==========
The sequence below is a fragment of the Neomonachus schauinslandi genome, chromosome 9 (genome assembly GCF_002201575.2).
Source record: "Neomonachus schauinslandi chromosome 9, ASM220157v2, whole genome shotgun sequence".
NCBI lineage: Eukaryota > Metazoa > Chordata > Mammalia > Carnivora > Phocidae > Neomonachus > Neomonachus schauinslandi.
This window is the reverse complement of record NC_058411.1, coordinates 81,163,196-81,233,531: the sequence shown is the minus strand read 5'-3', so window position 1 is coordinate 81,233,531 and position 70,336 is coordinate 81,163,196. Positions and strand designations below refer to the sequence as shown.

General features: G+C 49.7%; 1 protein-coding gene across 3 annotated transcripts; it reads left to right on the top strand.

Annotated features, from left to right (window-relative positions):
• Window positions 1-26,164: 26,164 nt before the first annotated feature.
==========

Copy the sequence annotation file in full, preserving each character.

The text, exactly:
The sequence below is a fragment of the Neomonachus schauinslandi genome, chromosome 9 (genome assembly GCF_002201575.2).
Source record: "Neomonachus schauinslandi chromosome 9, ASM220157v2, whole genome shotgun sequence".
NCBI lineage: Eukaryota > Metazoa > Chordata > Mammalia > Carnivora > Phocidae > Neomonachus > Neomonachus schauinslandi.
This window is the reverse complement of record NC_058411.1, coordinates 81,163,196-81,233,531: the sequence shown is the minus strand read 5'-3', so window position 1 is coordinate 81,233,531 and position 70,336 is coordinate 81,163,196. Positions and strand designations below refer to the sequence as shown.

General features: G+C 49.7%; 1 protein-coding gene across 3 annotated transcripts; it reads left to right on the top strand.

Annotated features, from left to right (window-relative positions):
• Window positions 1-26,164: 26,164 nt before the first annotated feature.